NET-117 Communications Guidelines

Communications Guidelines

Waller County ARES training article
written by Christine Smith, N5CAS (sk)

Let’s face it, there are hundreds of people that can talk and talk and when they finally finish you ask yourself “what did they actually say?”

Within Emergency Communication you will have TWO different levels of communication. The first is in passing traffic on behalf of a served agency. This is known as formal traffic. Under those conditions you pass traffic EXACTLY as written. You change nothing. In some instances you will not understand what the message means. That is fine. Your job is to get the message to the destination as quickly as possible – not to understand it.

When you receive a message from a served agency, read it. If there is any part you cannot read, ask for clarification before accepting the message. You can’t accurately transcribe what you cannot read. When you transcribe a message from a served agency, MAKE NO CHANGES! It does not matter if you do not understand the technical meaning. It DOES matter that you pass traffic exactly as written.

Let’s revisit the last sentence. PASS TRAFFIC EXACTLY AS WRITTEN! If you are the author, make your corrections before you are ready to send. If ANYONE else initiated the message, MAKE NO CHANGES!

The second type of communication is where YOU originate the message, it is not written and where a written response is not required. This is commonly known as informal traffic. In that situation you control what the text of the message will be. Therefore phrasing is up to you. Plan your communications at least as well as you plan what you say when you know you will be quoted. When ever reasonable, write down what you will say before you say it.

In Emergency communication it is important to say as little as possible, yet convey all of the meaning. How can we do this?

1. Brevity and Clarity
The standing “rule of thumb” is – if you can leave a word out without changing the meaning, leave it out. If a description of an item will not add to the understanding of the subject of the message, leave it out. Do NOT use contractions within your messages. Words like “don’t” and “isn’t” are far too easy to confuse. Add to that the stress and confusion during an emergency and they WILL create problems.

2. Slow Down!
Hams in general tend to handle communications as quickly as they can. It has been proven again and again that a three or four second break between transmissions will actually result in information being passed more quickly. If this seems strange to you, take the time to listen to Police, Sheriff’s Office or Fire dispatch. They are able to convey large amounts of information very quickly because they maintain a slow, measured pace. In addition, the three or four second break between transmissions insures priority and emergency traffic can gain access to the net without requiring the largest signal on that frequency.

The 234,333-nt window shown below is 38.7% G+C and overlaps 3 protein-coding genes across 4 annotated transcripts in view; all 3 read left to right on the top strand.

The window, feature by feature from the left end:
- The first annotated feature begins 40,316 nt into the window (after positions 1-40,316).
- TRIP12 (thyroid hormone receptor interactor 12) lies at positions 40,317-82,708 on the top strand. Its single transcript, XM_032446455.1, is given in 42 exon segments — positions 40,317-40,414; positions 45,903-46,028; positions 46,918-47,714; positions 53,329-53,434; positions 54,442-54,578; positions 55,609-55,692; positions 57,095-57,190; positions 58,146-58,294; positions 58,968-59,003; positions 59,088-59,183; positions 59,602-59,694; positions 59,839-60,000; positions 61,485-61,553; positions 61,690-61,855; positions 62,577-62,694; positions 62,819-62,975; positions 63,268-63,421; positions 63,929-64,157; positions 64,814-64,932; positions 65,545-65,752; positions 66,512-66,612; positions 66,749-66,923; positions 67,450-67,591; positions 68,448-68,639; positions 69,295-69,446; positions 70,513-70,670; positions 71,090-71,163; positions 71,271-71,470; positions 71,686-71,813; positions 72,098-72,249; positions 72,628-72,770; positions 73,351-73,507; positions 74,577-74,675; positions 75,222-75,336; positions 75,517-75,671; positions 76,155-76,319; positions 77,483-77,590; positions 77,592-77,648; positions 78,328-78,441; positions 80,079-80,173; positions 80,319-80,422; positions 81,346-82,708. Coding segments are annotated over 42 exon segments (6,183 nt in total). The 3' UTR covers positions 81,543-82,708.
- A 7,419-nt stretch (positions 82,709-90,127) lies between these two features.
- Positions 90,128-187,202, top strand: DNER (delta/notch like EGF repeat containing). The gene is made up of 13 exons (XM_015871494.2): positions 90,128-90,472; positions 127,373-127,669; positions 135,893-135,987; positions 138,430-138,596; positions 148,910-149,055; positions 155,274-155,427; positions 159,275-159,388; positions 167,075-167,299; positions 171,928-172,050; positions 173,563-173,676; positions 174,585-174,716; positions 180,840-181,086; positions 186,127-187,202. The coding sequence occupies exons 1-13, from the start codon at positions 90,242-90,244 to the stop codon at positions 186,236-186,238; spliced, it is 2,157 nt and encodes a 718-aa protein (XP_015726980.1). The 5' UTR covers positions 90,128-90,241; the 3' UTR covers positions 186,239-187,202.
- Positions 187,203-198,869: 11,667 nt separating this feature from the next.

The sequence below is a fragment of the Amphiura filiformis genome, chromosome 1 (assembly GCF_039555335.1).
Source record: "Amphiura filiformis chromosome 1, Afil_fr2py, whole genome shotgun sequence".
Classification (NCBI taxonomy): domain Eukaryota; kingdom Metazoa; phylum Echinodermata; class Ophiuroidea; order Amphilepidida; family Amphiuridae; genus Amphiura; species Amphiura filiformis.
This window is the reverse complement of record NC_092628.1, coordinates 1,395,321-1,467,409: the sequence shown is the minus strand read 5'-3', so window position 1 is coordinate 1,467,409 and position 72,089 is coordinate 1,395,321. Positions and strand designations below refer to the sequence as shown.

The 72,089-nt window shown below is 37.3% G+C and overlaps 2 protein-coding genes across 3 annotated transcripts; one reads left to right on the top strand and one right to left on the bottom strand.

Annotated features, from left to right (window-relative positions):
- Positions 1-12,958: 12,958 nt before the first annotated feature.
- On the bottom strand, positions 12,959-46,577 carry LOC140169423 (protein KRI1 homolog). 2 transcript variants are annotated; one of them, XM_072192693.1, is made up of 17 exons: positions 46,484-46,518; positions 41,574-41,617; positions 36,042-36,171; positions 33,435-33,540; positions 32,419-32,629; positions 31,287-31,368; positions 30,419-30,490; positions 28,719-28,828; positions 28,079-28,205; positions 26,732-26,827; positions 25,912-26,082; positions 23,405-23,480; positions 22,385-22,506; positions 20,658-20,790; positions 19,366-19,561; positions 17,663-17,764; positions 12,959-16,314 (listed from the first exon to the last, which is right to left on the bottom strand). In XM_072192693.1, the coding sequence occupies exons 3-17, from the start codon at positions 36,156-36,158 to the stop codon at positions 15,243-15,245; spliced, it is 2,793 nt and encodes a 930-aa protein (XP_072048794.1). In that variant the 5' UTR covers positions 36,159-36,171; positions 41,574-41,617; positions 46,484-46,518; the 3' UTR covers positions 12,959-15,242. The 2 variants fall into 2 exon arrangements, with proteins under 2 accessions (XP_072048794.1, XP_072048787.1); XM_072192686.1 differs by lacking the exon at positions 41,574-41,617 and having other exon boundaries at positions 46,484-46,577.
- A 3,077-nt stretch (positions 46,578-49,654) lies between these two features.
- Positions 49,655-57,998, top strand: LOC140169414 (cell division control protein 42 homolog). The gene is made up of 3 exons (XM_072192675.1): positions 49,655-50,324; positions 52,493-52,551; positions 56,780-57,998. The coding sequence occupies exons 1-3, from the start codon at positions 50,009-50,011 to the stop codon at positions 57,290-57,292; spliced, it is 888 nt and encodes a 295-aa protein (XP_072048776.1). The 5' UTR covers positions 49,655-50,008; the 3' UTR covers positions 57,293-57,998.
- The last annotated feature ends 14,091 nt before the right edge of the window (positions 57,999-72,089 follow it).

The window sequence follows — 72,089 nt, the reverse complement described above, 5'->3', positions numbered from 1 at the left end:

3. Do not editorialize
Literally hours can be lost by people inserting their opinion on unrelated subjects. What someone thinks about a ball game or the weather is irrelevant unless weather or the ball game is the subject being discussed.

4. Listen
The first requirement for communication is the ability to listen. But, you say, I can tell someone what is required without listening. Not really. Communication is the – two way – exchange of thoughts, ideas or information. Two way. That requires listening. An old timer once told me “A ham has two ears and one mouth. Therefore he should listen twice as much as he talks”. Makes sense. Communication will be acknowledged.

5. Standard ITU Phonetics
While it may take less effort to speak into a microphone and listen than to operate CW, it does take some care to quickly and accurately convey exact information. Speak distinctly at all times. If information is to be written, pace your speech accordingly. For critical information or under noisy conditions, spell words with standard ITU phonetics. ITU phonetics were chosen so that each word sounds completely different from all others. A list of ITU phonetics is available in the ARRL handbook and in the ARRL logbooks.

6. Numbers
Numbers are pronounced as individual digits. The number 509 is pronounced five – zero – nine, not five hundred nine and NOT five oh nine.

7. Formal written traffic

Insure you have asked all questions necessary to obtain the following information:

  • Who is requesting and from whom?
  • What is the requester’s full name/title/agency & location?
  • What is the recipients full name/title/agency & location?
  • What are they requesting and how many do they want/need?
  • Is it a list or single item?
  • If it’s a list, do all items come from the same place?
  • If multiple sources then use multiple messages.
  • Is the subject the transportation of an item, or the acquisition of that item, or both?
  • Where will it come from (not always the same as the location of the person receiving the request)?
  • Where will it go to (not always the same as the location of the person requesting the item(s))?
  • When is it needed?
  • Time/date as applicable

8. Getting the message through
To improve communications you need to improve the difference between the signal and the noise levels (signal to noise ratio) to achieve reliable communications. For our purposes here, noise is defined as any impediment to transmission or reception of information (messages). What form can this “noise” take? Some of the more common ones are:

  • Static and background noise on the air
  • Equipment or voice sounds around you
  • Inappropriate amount of light
  • “Loose cannon” tempers

That concludes tonight’s training. Are there any questions, comments or suggested additions to this material?

Thanks, this is (callsign) clear to net control.